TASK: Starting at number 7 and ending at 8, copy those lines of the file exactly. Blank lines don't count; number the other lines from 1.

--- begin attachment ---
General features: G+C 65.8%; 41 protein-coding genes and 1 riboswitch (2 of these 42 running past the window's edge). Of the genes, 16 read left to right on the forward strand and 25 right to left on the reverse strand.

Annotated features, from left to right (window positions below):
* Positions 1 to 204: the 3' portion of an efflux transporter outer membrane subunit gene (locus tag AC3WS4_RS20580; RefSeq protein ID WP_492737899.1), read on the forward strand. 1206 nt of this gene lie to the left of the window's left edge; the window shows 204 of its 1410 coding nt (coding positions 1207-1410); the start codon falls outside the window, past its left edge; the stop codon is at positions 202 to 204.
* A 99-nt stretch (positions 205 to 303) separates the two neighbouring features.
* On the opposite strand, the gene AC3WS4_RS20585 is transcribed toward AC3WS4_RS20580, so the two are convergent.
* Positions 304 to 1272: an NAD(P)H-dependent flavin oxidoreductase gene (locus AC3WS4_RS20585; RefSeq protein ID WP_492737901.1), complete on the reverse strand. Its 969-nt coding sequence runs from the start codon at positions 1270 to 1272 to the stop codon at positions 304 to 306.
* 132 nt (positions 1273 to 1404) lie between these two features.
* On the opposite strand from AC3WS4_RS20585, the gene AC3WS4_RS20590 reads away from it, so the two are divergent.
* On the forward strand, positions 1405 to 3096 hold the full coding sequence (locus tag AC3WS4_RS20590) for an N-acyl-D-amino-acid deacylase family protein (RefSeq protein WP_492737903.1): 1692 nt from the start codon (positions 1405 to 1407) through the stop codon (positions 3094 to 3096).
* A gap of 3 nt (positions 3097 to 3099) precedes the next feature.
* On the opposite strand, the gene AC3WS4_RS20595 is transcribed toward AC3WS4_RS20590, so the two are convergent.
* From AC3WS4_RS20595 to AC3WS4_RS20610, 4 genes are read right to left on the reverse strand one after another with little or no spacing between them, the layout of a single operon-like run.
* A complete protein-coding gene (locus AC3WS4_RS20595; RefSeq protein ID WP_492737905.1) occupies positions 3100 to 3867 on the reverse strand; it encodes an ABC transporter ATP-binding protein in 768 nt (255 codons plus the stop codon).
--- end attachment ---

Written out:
* 132 nt (positions 1273 to 1404) lie between these two features.
* On the opposite strand from AC3WS4_RS20585, the gene AC3WS4_RS20590 reads away from it, so the two are divergent.